Obeidallah v. Anglin et al

Filing 19

ORDER GRANTING IN PART AND DENYING IN PART: re 17 Motion for Leave to Conduct Limited Discovery in Aid of Service and Extend Time for Service. Plaintiff must effect service over Defendants by FEBRUARY 12, 2018. As the Motion relates to Plaintiff seeking the Court to authorize the broad request for expedited discovery, Plaintiffs Motion is DENIED WITHOUT PREJUDICE. Signed by Magistrate Judge Elizabeth Preston Deavers on November 9, 2017. (jlk)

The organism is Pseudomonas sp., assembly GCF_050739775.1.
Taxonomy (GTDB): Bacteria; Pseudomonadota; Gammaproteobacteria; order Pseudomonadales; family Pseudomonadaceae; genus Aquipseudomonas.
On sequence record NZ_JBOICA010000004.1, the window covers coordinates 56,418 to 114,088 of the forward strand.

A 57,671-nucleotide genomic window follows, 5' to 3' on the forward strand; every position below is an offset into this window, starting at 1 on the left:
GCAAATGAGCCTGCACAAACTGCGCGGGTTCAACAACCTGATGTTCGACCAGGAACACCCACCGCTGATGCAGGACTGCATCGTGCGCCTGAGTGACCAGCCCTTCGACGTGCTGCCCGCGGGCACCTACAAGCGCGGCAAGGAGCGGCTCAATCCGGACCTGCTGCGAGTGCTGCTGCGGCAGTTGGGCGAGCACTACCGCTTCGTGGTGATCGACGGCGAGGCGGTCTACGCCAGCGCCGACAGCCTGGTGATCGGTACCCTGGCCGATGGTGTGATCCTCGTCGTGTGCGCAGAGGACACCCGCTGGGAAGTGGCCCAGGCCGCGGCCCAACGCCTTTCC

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IN THE UNITED STATES DISTRICT COURT FOR THE SOUTHERN DISTRICT OF OHIO EASTERN DIVISION DEAN OBEIDALLAH, Plaintiff, Case No. 2:17-cv-720 Chief Judge Edmund A. Sargus, Jr. Magistrate Judge Elizabeth P. Deavers v. ANDREW B. ANGLIN, et al., Defendants. OPINION AND ORDER This matter is before the Court for consideration of Plaintiff’s Motion for Leave to Conduct Limited Discovery in Aid of Service and Extend Time for Service. (ECF No. 17.) For the reasons that follow, Plaintiff’s Motion is GRANTED IN PART and DENIED IN PART. I. This action was filed on August 16, 2017. (ECF No. 1.) In his Motion, Plaintiff details his multiple attempts to effect service over Defendant Andrew B. Anglin, both in his capacity as an individual Defendant and as the registered agent for Defendant Moonbase Holdings, LLC (“Moonbase Holdings”). (ECF No. 17 at 1, 5–11.) Plaintiff hired a licensed professional private investigation agency, InfoCorp Investigative Services, LLC (“InfoCorp”), to assist in locating and serving Defendants. (Declaration of Tina L. Schroeder, ¶¶ 2–3, ECF No. 17-1 (“Schroeder Decl.”).) InfoCorp gathered and reviewed reports from multiple sources, including information taken from proprietary databases and from publicly-available materials, to identify Defendant Anglin’s address. (Id. at ¶¶ 4–7.) This information revealed the following five last-known addresses for Defendant Anglin: a. 6827 North High Street, Suite 121, Worthington, OH 43085-2517; b. 7407 Brandshire Lane, Apartment B, Dublin, OH 43017-3400; c. 918 Colony Way, Columbus, OH 43235-1720; d. 979 High Street, Suite 2, Worthington, OH 43085-4047; and e. 364 West Lane Avenue, Apartment 117, Columbus, OH 43201-1000. (Id. at ¶ 8.) On September 8, 2017, the Court issued summonses directed to Defendant Anglin at the five addresses and to Defendant Moonbase Holdings c/o Defendant Anglin at the North High Street address. (ECF No. 13.) InfoCorp attempted to effect personal service on Defendant Anglin at each of the five addresses in September and October 2017, including two attempts at the North High Street and Colony Way addresses and three attempts at the West Lane Avenue address. (Id. at ¶ 10.) All of these service attempts were unsuccessful. (Id.) Based on the information it collected, InfoCorp has concluded that Defendant Anglin does not reside at any of the five addresses identified above. (Id. at ¶¶ 10–12.) Plaintiff also contends that Defendant Anglin is actively concealing his location and purposely evading service of process. Plaintiff notes that, in its fifteen-year history, InfoCorp “finds it unusual to find an individual in their early-30s who lacks an established residential address.” (Schroeder Decl., ¶ 14.) Plaintiff also explains that Defendant Anglin is named in another action captioned Gersh v. Anglin, Case No. 9:17-cv-50, filed in the United States District Court for the District of Montana (“the Montana action”). (ECF No. 17 at 9.) The plaintiff in the Montana action has attempted service on Defendant Anglin at seven last known addresses 2 and has been similarly unsuccessful to date in serving Defendant Anglin. (ECF No. 17 at 4–5, 9; ECF No. 17-2 (affidavit of non-service filed in the Montana action).) Plaintiff also cites to information suggesting that Defendant Anglin’s family and girlfriend are helping him avoid service of process. (ECF No. 17 at 9–10; Schroeder Decl., ¶ 12; ECF No. 17-2.) Plaintiff points to other information indicating that Defendant Anglin is purposely concealing his physical address. (ECF No. 17 at 11.) Plaintiff further refers to Defendant Anglin’s posts on the internet since this action was filed, which Plaintiff believes show Defendant Anglin is aware of this litigation and “openly mocking the Court[.]” (Id. at 4, 10.) Finally, Plaintiff has emailed both Defendant Anglin and Marc Randazza, an attorney who may represent Defendant Anglin, seeking their cooperation in effecting service, but Plaintiff has not received any response. (Id. at 14.) The deadline for effecting service of process is November 14, 2017. Fed. R. Civ. P. 4(m). Plaintiff moves for an additional 90 days to February 12, 2018, in which to effect service on Defendants. (ECF No. 17.) Plaintiff also seeks expedited discovery related to Defendant Anglin’s address. (Id.) II. Federal Rule of Civil Procedure 4 provides in pertinent part as follows: If a defendant is not served within 90 days after the complaint is filed, the court— on motion or on its own after notice to the plaintiff—must dismiss the action without prejudice against that defendant or order that service be made within a specified time. But if the plaintiff shows good cause for the failure, the court must extend the time for service for an appropriate period. . . . Fed. R. Civ. P. 4(m). “Plaintiff bears the burden of exercising due diligence in perfecting service of process and in showing that proper service has been made.” Malibu Media, LLC v. Downs, 3 No. 1:14-cv-707, 2015 WL 12734020, at *1 (S.D. Ohio Feb. 9, 2015) (citing Byrd v. Stone, 94 F.3d 217, 219 (6th Cir. 1996)). In this case, Plaintiff has hired a licensed professional private investigation agency, InfoCorp, to assist in locating and serving Defendants. InforCorp has researched public and private databases in order to locate Defendants and has attempted to serve Defendant Anglin at several last known addresses on multiple occasions. Plaintiff has also pointed to information demonstrating that identifying Defendant Anglin’s current address has been difficult. Based on this record, the Court concludes that Plaintiff has shown good cause exists for extending the service deadline. Accordingly, Plaintiff’s request for an extension of time to effect service is GRANTED. (ECF No. 17.) Plaintiff must effect service over Defendants by FEBRUARY 12, 2018. III. Plaintiff also seeks expedited discovery to assist in locating Defendant Anglin’s location in order to effect service of process. Federal Rule of Civil Procedure 26 prohibits discovery before the Rule 26(f) conference except under certain circumstances, including when a court orders such discovery. Fed. R. Civ. P. 26(d)(1). Thus, Rule 26(d) vests the district court with discretion to order expedited discovery. See Lemkin v. Bell’s Precision Grinding, No. 2:08-CV-789, 2009 WL 1542731, at *1 (S.D. Ohio June 2, 2009) (citing Qwest Communs. Int’l, Inc. v. Worldquest Networks, Inc., 213 F.R.D. 418, 419 (D. Colo. 2003)). Courts considering a motion for expedited discovery typically apply a good cause standard. Lemkin, 2009 WL 1542731, at *2; see also 8A Fed. Prac. & Proc. Civ. § 2046.1 (3d ed.) (“Although the rule [26] does not say so, it is implicit that some showing of good cause should be made to justify such an order, and courts presented with requests for 4 immediate discovery have frequently treated the question whether to authorize early discovery as governed by a good cause standard.”). The burden of demonstrating good cause rests with the party seeking the expedited discovery. Lemkin, 2009 WL 1542731, at *2 (citations omitted). Another court in this circuit previously discussed the following considerations when determining whether good cause exists: “Good cause may be found where the need for expedited discovery, in consideration of the administration of justice, outweighs the prejudice to the responding party.” Arista Records, LLC v. Does 1–15, 2:07–cv–450, 2007 WL 5254326, at *2 (S.D. Ohio May 17, 2007). Good cause is often found in cases alleging infringement, unfair competition, or where evidence may be lost or destroyed with time. Caston v. Hoaglin, No. 2:08–cv–200, 2009 WL 1687927, at *2 (S.D. Ohio June 12, 2009). The scope of the requested discovery is also relevant to a good cause determination. Russell v. Lumpkin, No. 2:10–cv–314, 2010 WL 1882139, at *2 (S.D. Ohio May 11, 2010). Ultimately, the Court retains broad discretion in establishing the timing and scope of discovery [(citing Lemkin, 2009 WL 1542731, at *2)]. Luxottica Retail N. Am., Inc. v. Vision Serv. Plan, No. 1:14–cv–581, 2014 WL 4626015, at *3 (S.D. Ohio Sept. 12, 2014) (acknowledging further that “there is little binding authority on the issue of expedited discovery in the Sixth Circuit, and district courts are split on the appropriate standard”); see also N. Atl. Operating Co., Inc. v. JingJing Huang, 194 F. Supp. 3d 634, 637 (E.D. Mich. 2016) (“Within this Circuit, district courts have found good cause for granting expedited discovery when the true identities of the defendants are unknown, when the moving party alleges infringement, when the scope of the discovery sought is narrow, and when expedited discovery would substantially contribute to moving the case forward.”); Barrette Outdoor Living, Inc v. Does, No. 1:16 CV 914, 2016 WL 1588672, at *2 (N.D. Ohio Apr. 20, 2016) (“Courts consider several factors in determining if good causes exists, including: (1) the danger that the information sought will be lost or destroyed, (2) whether the discovery would substantially contribute to moving the case forward, and (3) the scope of the information 5 sought.”); Malibu Media, LLC v. Doe, No. 2:15-cv-488, 2015 WL 12732852, at *1 (S.D. Ohio Feb. 4, 2015) (finding good cause in the context of a copyright infringement case where the plaintiff showed that it could not meet its service obligation under Rule 4(m) without the requested discovery from a non-party internet service provider to discover a Doe defendant’s identity). In this case, Plaintiff, through the assistance of InfoCorp, has taken diligent efforts to locate and serve Defendant Anglin. While these efforts reflect that Defendant Anglin is living in or around Worthington, Ohio, Plaintiff represents that he is unable to confirm Defendant Anglin’s current address. (ECF No. 17 at 5–9.) Plaintiff contends that the likelihood of locating Defendant Anglin’s “residence without limited discovery is slim even though he is likely in the area.” (Id. at 9.) Plaintiff therefore seeks leave to engage in the following discovery:  Third-party document subpoenas to various entities upon which Defendant Anglin relies or has relied to publish the Daily Stormer and collect funds to promote it, including web hosts, domain registrars, internet-service providers, telephone companies, banks, and residential and commercial-leasing companies;  Third-party document subpoenas to particular government entities, including the United States Post Office;  Deposition and document subpoena to Mr. Greg Anglin in connection with his registration of the trade name “Andrew Anglin” as the “authorized representative” of his son, and his communications with his son, Defendant Anglin, or knowledge of his location;  Deposition and document subpoena to Mr. Mitchell Anglin in connection with his communications with his brother, Defendant Anglin, or knowledge of his location; and  Any other discovery necessary for the limited purpose of identifying, locating, and serving Defendant Anglin in this action. (Id. at 13.) 6 Although recognizing Defendants’ apparent attempts to conceal his whereabouts and evade service, the Court cannot, at this juncture, authorize the broad requests for expedited discovery Plaintiff seeks. The Court acknowledges that locating Defendants has proven both challenging and frustrating. Yet, the Court is not persuaded that the present record establishes the good cause necessary to warrant the breadth of expedited discovery Plaintiff seeks and that he has exhausted all his efforts in this regard. For instance, Plaintiff indicates that he is pursuing other avenues to effect service of process, such as contacting Defendants’ attorneys who may cooperate to facilitate service, and, among other means, certified mailings. (ECF No. 17 at 14.) Most concerning to the Court, however, is the scope of Plaintiff’s requested discovery. Plaintiff does not specifically identify the “various entities” on which he seeks to serve third-party document subpoenas and what specific information those proposed subpoenas would request. (ECF No. 17 at 13.) Similarly, other than naming the United States Post Office, Plaintiff does not identify which “government entities” from which he seeks discovery, what information he would ask of those entities, and the authority for doing so. (Id.) Plaintiff seeks to subpoena and depose Greg Anglin and Mitchell Anglin, but he has not shown that the need for such discovery, in consideration of the administration of justice, outweighs the prejudice to these individual third parties, particularly where the record reflects that Plaintiff has not exhausted his attempts locate and serve Defendant Anglin. (Id.) Finally, when seeking leave to conduct “[a]ny other discovery necessary for the limited purpose of identifying, locating, and serving Defendant Anglin in this action[,]” Plaintiff does not sufficiently explain or specify what discovery he deems necessary. Granting such a broad request would be inconsistent with Rule 26(d). Cf. Luxottica Retail N. Am., Inc., 2014 WL 4626015, at *3. While this Court has previously 7 permitted narrow discovery limited to an internet service provider in the context of discovering a defendant’s identity in a copyright infringement action, see Malibu Media, LLC, 2015 WL 12732852, at *1, here, Plaintiff provides only a passing reference to his need for expedited discovery to uncover the identifies of the Doe Defendants in this action. (ECF No. 17 at 15.) Plaintiff has not explained what steps, if any, he has taken to identify these Doe Defendants or otherwise provided good cause for this particular request. Based on the present record, the Court therefore concludes that Plaintiff has not established the necessary good cause necessary and that the Court’s discretion is best exercised in denying the request for expedited discovery. Should Plaintiff narrow the scope of his requests, and provide the requisite specificity to demonstrate his need, the Court will again take the matter under advisement. Accordingly, as it relates to this request, Plaintiff’s Motion is DENIED WITHOUT PREJUDICE. IV. In sum, Plaintiff’s Motion for Leave to Conduct Limited Discovery in Aid of Service and Extend Time for Service (ECF No. 17) is GRANTED IN PART and DENIED IN PART consistent with the foregoing. IT IS SO ORDERED. Date: November 9, 2017 /s/ Elizabeth A. Preston Deavers ELIZABETH A. PRESTON DEAVERS UNITED STATES MAGISTRATE JUDGE 8